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PLR
Power line bug monitor - not in collection

PLR 1 is a LF power line receiver, developed around 1960 by Her Majesty's Government Communications Centre HMGCC at Hanslope Park (UK). 2 The device was intended for detecting and monitoring low frequency covert listing devices (bugs) in the 25-150 kHz frequency range – with Amplitude Modulation (AM) – that use the mains power lines as their transport medium.

In most cases, the bug picks up room audio and (AM) modulates it onto a subcarrier in the 100 kHz range. This signal is then injected into the mains network and picked up by the PLR receiver elsewhere in the building or nearby, as long as it is connected to the same mains phase.

The device is housed in a grey hammer painted metal enclosure that measures 200 × 140 × 45 mm and weights 1440 grams. All connections plus the volume control are at one of the short sides. At the top is a tuning scale marked RF TUNE (although it probably should be LF TUNE).
  

It is likely that the top surface also contained a table wich converts the numbers of the linear tuning scale to the actual frequencies. The tuning unit is identical to the RF tuning unit of the Mk.301 spy radio receiver that was developed in 1954 by SG Hart at HMGCC in Borehamwood (UK). This is why we think it is likely that the PLR receiver was also made at HMGCC. Unlike the Mk.301 however, which is built with miniature valves, the PLR receiver is fully transistorised.

The receiver can be used for two purposes: (1) as a counter measure device (TSCM), to detect unwanted power line bugs and (2) in surveillance operations, as the receiver for a planted power line bug. The device shown here is from the personal collection of Reinhard Glogowski in Germany [1]. It is currently not in working order, so we've been unable to determine the exact frequency range and verify its operation. At present, we have no further information about this device. If you have any information that can help us to improve this page, please contact us.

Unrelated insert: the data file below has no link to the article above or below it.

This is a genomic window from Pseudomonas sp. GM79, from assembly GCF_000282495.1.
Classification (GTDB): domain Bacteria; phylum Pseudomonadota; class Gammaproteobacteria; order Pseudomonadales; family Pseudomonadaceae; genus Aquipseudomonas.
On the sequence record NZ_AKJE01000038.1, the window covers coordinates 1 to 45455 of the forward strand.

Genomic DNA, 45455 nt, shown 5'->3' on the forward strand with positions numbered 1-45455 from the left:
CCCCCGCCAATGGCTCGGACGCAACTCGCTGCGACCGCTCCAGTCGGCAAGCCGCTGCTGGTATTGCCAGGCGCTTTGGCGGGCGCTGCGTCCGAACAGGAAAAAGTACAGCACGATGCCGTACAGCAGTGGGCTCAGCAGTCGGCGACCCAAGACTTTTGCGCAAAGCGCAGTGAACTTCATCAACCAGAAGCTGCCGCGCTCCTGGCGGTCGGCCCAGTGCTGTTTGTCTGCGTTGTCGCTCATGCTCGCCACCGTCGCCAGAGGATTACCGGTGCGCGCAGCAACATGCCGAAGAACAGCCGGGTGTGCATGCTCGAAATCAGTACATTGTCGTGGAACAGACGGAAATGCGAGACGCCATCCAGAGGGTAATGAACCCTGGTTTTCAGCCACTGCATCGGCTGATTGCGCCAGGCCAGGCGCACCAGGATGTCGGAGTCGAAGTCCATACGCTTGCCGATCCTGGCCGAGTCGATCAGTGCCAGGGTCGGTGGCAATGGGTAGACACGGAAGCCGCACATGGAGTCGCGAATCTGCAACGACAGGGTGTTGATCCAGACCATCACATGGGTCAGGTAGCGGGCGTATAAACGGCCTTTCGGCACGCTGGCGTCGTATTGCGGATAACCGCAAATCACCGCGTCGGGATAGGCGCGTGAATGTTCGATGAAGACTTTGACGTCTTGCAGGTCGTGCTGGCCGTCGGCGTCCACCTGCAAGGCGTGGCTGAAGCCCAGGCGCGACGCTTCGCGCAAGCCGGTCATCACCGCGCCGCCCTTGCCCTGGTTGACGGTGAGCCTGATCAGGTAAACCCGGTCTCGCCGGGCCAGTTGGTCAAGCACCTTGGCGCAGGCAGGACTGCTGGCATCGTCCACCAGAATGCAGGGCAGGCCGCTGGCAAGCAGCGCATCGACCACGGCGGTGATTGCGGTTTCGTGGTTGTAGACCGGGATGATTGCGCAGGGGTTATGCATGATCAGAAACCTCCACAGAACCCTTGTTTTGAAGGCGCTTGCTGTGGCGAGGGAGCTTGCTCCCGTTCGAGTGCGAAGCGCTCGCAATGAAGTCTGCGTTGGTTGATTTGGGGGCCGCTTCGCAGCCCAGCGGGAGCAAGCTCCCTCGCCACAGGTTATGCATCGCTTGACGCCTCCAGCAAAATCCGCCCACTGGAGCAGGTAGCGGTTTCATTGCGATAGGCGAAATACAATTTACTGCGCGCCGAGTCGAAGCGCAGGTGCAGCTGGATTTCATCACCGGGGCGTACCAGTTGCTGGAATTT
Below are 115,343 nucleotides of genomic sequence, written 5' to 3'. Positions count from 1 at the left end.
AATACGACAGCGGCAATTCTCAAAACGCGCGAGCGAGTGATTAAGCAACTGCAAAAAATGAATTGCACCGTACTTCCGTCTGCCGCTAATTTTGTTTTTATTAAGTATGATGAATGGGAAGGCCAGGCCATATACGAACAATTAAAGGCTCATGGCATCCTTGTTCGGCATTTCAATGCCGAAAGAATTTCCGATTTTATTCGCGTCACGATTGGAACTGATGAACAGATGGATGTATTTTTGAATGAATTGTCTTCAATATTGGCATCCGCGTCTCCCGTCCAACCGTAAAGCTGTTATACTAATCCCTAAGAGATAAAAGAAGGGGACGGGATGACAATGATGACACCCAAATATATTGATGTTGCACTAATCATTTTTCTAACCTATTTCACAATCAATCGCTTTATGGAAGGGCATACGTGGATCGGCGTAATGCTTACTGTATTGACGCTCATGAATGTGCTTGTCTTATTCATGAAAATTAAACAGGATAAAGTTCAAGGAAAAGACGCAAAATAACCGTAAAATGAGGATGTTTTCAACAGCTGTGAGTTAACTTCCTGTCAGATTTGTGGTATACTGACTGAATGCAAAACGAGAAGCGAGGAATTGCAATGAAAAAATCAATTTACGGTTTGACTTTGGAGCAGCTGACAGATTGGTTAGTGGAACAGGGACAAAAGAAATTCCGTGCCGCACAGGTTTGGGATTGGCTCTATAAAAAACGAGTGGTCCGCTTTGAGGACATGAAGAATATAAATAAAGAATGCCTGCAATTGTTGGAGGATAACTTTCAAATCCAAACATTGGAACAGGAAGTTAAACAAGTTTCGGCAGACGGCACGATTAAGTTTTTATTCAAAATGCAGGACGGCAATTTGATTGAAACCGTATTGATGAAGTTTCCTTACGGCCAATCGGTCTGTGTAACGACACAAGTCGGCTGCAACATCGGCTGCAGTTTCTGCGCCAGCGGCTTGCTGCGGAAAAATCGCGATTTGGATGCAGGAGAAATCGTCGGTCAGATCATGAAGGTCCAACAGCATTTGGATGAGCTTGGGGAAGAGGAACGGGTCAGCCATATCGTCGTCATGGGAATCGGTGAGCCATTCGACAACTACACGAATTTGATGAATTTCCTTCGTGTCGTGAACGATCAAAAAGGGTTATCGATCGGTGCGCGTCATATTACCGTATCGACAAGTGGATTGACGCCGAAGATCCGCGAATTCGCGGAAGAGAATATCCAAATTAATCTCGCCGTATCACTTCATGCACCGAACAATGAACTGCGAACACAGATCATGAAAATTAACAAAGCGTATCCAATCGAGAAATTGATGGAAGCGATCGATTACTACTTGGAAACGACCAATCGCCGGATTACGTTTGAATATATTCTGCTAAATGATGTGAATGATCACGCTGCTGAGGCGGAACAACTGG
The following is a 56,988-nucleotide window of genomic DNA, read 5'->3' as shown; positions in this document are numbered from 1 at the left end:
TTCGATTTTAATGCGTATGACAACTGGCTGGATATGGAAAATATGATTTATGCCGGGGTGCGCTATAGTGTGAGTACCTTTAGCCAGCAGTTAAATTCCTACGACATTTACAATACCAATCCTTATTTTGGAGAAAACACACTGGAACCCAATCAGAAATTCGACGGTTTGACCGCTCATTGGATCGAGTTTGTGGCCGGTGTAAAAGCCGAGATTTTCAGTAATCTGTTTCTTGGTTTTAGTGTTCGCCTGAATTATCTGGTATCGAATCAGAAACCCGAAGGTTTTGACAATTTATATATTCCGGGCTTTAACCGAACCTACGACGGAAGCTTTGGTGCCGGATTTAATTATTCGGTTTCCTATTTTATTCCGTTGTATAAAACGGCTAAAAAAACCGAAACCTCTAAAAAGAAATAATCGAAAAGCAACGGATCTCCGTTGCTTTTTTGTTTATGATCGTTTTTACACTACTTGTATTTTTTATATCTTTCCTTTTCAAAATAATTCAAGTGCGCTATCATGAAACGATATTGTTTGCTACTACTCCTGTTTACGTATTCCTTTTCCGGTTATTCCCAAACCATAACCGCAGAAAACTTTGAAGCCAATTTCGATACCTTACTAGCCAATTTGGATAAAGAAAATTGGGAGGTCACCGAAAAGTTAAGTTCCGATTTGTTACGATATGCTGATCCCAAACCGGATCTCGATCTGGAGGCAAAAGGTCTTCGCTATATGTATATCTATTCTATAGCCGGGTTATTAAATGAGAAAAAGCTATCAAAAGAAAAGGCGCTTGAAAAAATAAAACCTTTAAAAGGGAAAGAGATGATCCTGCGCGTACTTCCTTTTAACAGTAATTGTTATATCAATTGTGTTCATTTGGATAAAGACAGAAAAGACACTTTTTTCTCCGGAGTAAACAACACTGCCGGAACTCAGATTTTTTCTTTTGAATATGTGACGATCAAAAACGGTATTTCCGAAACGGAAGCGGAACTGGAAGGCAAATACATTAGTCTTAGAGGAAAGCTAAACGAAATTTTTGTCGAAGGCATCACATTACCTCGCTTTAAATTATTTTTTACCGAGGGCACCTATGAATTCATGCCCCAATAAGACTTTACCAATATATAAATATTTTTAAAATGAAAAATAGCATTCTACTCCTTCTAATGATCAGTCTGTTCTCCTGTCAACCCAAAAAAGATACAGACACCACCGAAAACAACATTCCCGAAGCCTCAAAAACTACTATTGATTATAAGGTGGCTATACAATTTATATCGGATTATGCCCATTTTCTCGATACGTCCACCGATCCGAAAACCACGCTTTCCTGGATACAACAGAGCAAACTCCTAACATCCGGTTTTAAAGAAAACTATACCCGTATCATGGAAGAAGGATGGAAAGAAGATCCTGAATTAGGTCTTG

1. As the name and/or model of this device is currently unknown, we have nicknamed it PLR, which is short for Power Line Receiver.
  2. Not certain but very likely given the use of the tuning unit of the Mk.301 and the fact that HMGCC/Hanslope Park is responsible for bug finding.

HMGCC LF receiver/bug detector
Tuning knob and scale (identical to that of the Mk. 301 spy radio receiver)
Serial number
Front panel
A
×
A
1 / 4
HMGCC LF receiver/bug detector
A
2 / 4
Tuning knob and scale (identical to that of the Mk. 301 spy radio receiver)
A
3 / 4
Serial number
A
4 / 4
Front panel

Features
The image below shows the connections and controls of the receiver. The mains AC power is connected to the 3-pin Bulgin connector at the right. To its left is the ON/OFF switch. At the left is the volume control knob. To its right is a 6 mm jack socket for connection of a pair of (mono) headphones. At the center is a 3-contact screw terminal on which a galvanically separated line signal (L) is available with an impedance of 600Ω. The centre contact (CT) is at 300Ω. At the top is the tuner, which consists of a linear tuning scale and a tuning knob with gearbox mechanism.